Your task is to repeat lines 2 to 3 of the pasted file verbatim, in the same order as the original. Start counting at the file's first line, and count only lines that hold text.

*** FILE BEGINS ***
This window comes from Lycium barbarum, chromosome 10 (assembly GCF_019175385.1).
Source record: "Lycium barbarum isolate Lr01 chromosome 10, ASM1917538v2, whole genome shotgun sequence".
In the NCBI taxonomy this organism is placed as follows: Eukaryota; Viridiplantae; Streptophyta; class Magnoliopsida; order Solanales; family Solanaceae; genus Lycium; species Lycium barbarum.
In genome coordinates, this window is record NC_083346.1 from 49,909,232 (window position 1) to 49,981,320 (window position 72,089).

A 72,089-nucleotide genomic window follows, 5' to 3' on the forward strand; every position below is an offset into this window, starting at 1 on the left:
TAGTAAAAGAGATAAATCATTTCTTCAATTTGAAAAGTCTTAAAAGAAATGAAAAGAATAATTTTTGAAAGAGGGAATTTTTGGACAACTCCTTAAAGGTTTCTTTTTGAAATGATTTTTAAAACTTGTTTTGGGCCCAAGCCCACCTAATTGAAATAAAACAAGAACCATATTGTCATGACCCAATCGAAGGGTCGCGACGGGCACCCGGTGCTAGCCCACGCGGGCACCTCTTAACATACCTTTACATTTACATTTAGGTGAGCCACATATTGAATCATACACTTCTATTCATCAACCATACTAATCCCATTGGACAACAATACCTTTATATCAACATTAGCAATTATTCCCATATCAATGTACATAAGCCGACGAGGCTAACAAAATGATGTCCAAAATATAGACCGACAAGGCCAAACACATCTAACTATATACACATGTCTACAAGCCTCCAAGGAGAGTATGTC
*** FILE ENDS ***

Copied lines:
Source record: "Lycium barbarum isolate Lr01 chromosome 10, ASM1917538v2, whole genome shotgun sequence".
In the NCBI taxonomy this organism is placed as follows: Eukaryota; Viridiplantae; Streptophyta; class Magnoliopsida; order Solanales; family Solanaceae; genus Lycium; species Lycium barbarum.